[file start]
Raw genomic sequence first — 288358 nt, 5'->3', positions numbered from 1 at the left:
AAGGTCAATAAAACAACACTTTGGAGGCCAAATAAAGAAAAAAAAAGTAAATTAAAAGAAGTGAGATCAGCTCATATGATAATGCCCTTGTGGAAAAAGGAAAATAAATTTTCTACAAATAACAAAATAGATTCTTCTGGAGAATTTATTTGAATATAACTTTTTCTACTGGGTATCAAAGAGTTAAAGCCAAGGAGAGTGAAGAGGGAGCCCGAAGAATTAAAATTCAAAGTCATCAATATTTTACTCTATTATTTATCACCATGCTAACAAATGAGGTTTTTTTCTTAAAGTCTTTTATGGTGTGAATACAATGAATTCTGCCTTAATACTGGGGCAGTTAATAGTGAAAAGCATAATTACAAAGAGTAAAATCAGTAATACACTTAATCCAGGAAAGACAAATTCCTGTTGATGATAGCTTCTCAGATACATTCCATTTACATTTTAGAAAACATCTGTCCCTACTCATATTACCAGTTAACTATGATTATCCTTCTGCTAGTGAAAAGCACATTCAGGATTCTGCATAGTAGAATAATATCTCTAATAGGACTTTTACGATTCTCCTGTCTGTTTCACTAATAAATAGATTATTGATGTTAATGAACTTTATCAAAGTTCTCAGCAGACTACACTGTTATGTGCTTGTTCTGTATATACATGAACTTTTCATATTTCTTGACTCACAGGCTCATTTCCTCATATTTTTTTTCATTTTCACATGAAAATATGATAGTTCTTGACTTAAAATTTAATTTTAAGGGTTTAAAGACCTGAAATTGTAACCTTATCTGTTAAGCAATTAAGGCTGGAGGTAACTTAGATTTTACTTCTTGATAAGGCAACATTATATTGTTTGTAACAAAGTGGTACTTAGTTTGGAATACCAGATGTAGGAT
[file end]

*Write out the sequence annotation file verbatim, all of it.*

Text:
Raw genomic sequence first — 288358 nt, 5'->3', positions numbered from 1 at the left:
AAGGTCAATAAAACAACACTTTGGAGGCCAAATAAAGAAAAAAAAAGTAAATTAAAAGAAGTGAGATCAGCTCATATGATAATGCCCTTGTGGAAAAAGGAAAATAAATTTTCTACAAATAACAAAATAGATTCTTCTGGAGAATTTATTTGAATATAACTTTTTCTACTGGGTATCAAAGAGTTAAAGCCAAGGAGAGTGAAGAGGGAGCCCGAAGAATTAAAATTCAAAGTCATCAATATTTTACTCTATTATTTATCACCATGCTAACAAATGAGGTTTTTTTCTTAAAGTCTTTTATGGTGTGAATACAATGAATTCTGCCTTAATACTGGGGCAGTTAATAGTGAAAAGCATAATTACAAAGAGTAAAATCAGTAATACACTTAATCCAGGAAAGACAAATTCCTGTTGATGATAGCTTCTCAGATACATTCCATTTACATTTTAGAAAACATCTGTCCCTACTCATATTACCAGTTAACTATGATTATCCTTCTGCTAGTGAAAAGCACATTCAGGATTCTGCATAGTAGAATAATATCTCTAATAGGACTTTTACGATTCTCCTGTCTGTTTCACTAATAAATAGATTATTGATGTTAATGAACTTTATCAAAGTTCTCAGCAGACTACACTGTTATGTGCTTGTTCTGTATATACATGAACTTTTCATATTTCTTGACTCACAGGCTCATTTCCTCATATTTTTTTTCATTTTCACATGAAAATATGATAGTTCTTGACTTAAAATTTAATTTTAAGGGTTTAAAGACCTGAAATTGTAACCTTATCTGTTAAGCAATTAAGGCTGGAGGTAACTTAGATTTTACTTCTTGATAAGGCAACATTATATTGTTTGTAACAAAGTGGTACTTAGTTTGGAATACCAGATGTAGGAT